- The Act also amends the Title XVII Loan Guarantee Program and allocates $5 billion to support energy infrastructure reinvestment financing under the LPO. This support would come in the form of guarantees, including refinancing, for projects that “[(a)](1) retool, repower, repurpose, or replace energy infrastructure that has ceased operations; or [(a)](2) enable operating energy infrastructure to avoid, reduce, utilize, or sequester air pollutants or anthropogenic emissions of greenhouse gases.” For the purposes of this section, energy infrastructure is defined as “a facility, and associated equipment, used for (1) the generation or transmission of electric energy; or (2) the production, processing, and delivery of fossil fuels, fuels derived from petroleum, or petrochemical feedstocks.” A project under subsection “(a)(1) that involves electricity generation through the use of fossil fuels shall be required to have controls or technologies to avoid, reduce, utilize, or sequester air pollutants and anthropogenic emissions of greenhouse gases.” (The $5 billion allocated to support energy infrastructure reinvestment financing under the LPO is in addition to the amounts described above.)
Support for Application of Advanced Technology in Nonpower Industrial or Manufacturing Facilities
The Act authorizes DOE to provide more than $5.8 billion in grants, rebates, direct loans and cooperative agreements on a competitive basis for up to 50% of project costs to install advanced industrial technology designed to accelerate the reduction of greenhouse gas emissions to net zero (these would be available through September 30, 2026). Funding support would be made available for domestic, nonfederal, nonpower industrial or manufacturing facilities engaged in energy-intensive industrial processes, such as production of iron, steel, steel mill products, aluminum, cement, concrete, glass, pulp, paper, industrial ceramics and chemicals.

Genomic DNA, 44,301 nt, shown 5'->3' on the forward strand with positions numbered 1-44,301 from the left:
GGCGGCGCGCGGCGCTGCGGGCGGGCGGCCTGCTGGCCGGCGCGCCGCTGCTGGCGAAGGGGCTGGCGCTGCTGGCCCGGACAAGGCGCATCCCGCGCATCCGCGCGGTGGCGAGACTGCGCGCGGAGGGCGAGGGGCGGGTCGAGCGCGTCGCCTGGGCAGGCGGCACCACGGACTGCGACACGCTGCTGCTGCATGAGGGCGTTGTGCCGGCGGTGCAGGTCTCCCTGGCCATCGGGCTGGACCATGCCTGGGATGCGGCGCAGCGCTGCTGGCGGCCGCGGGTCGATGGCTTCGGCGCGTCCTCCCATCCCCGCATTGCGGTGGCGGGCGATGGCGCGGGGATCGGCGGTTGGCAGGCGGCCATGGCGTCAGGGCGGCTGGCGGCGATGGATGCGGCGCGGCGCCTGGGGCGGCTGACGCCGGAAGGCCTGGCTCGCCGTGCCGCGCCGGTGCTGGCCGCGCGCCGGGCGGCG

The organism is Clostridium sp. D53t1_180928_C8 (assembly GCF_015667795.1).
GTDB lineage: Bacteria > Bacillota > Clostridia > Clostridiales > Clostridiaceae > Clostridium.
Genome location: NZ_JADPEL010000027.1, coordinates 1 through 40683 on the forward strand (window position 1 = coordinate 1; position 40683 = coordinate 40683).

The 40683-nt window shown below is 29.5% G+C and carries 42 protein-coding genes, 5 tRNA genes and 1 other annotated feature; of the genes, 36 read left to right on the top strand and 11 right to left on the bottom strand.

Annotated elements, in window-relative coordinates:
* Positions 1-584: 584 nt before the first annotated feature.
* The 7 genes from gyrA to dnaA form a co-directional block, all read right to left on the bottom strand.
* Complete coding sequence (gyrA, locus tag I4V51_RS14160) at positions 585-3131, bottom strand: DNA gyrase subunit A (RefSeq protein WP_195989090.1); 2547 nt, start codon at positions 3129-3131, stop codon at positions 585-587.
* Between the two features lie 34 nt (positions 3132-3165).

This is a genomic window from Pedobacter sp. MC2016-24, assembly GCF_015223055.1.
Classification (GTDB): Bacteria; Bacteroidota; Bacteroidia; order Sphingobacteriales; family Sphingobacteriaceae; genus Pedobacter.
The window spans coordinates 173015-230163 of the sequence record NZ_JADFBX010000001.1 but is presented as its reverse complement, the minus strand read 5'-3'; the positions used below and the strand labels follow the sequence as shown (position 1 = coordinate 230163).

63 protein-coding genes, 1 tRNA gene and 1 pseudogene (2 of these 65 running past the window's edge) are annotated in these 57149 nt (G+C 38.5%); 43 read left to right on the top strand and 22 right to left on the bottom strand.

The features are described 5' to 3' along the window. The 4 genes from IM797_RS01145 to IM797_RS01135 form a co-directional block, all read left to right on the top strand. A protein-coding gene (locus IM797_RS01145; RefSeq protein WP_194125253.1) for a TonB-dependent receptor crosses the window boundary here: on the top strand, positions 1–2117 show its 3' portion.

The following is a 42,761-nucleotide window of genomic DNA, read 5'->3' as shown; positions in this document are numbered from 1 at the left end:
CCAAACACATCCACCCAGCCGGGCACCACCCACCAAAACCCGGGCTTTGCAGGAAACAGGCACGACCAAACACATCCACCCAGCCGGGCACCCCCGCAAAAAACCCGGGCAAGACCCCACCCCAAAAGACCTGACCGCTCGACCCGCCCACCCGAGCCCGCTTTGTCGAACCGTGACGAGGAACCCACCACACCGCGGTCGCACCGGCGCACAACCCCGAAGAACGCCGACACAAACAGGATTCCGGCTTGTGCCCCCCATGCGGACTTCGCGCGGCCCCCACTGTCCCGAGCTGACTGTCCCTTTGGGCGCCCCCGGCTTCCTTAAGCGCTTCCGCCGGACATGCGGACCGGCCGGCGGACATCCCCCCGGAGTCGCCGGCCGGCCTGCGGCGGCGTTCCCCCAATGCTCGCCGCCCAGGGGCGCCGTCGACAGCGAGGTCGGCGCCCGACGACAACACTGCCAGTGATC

Next Up – Rulemakings and Funding Opportunity Announcements
Once the Act is signed into law, the several federal agencies (Treasury, DOE, Labor) given responsibilities for fleshing out implementation details will need to undertake a number of rulemakings. They can be expected to seek public comment on proposed definitions of terms used in the Act, detailed implementing regulations, and guidance intended to fill in legislative gaps. Interested stakeholders will want to engage the administering agencies to advocate for their interests and participate in notice-and-comment opportunities provided by the agencies.
For new and expanded programs, such as the $5.8 billion Advanced Technology in Nonpower Industrial or Manufacturing Facilities Program, DOE can be expected to follow the procedures it has used in rolling out Bipartisan Infrastructure Law funding programs by issuing Funding Opportunity Announcements in the coming months to solicit applications in specific areas of interest. Stakeholders interested in participating in DOE programs, in particular, should be alert to these solicitations and should begin considering how they plan to respond.